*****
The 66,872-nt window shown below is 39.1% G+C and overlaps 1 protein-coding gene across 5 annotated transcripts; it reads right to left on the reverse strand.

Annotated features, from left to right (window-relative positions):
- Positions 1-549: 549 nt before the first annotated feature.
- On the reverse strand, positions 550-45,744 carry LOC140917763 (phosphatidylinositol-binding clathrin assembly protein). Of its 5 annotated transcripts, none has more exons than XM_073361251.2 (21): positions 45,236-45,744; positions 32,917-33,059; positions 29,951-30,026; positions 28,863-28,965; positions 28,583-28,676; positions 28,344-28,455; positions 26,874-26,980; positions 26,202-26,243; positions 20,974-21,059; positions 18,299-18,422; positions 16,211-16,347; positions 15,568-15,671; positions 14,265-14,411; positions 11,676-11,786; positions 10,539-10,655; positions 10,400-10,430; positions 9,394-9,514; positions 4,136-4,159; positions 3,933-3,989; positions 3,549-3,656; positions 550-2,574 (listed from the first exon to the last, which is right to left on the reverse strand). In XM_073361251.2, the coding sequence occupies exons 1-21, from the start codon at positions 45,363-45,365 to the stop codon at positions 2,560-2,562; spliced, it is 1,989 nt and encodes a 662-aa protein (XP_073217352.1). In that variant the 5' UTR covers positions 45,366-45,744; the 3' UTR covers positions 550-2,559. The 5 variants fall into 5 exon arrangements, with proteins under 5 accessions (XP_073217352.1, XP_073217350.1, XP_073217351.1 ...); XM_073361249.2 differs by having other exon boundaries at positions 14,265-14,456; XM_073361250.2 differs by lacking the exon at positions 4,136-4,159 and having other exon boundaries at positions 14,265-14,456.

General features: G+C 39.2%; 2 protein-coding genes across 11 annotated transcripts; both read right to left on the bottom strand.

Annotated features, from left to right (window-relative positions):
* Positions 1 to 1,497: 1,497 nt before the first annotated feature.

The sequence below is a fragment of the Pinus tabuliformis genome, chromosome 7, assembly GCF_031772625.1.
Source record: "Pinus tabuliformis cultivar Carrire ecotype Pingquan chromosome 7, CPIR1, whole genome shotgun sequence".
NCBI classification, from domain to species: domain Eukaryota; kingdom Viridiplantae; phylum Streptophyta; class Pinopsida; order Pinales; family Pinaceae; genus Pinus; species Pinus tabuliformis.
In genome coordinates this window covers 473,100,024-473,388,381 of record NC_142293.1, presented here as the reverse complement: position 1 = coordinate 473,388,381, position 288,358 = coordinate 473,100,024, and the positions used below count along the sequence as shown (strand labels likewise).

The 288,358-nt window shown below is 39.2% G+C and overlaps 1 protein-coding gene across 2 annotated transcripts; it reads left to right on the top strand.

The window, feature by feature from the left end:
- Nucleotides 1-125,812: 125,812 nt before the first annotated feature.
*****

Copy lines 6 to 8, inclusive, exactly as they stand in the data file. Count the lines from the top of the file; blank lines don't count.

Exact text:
Annotated features, from left to right (window-relative positions):
* Positions 1 to 1,497: 1,497 nt before the first annotated feature.

The sequence below is a fragment of the Pinus tabuliformis genome, chromosome 7, assembly GCF_031772625.1.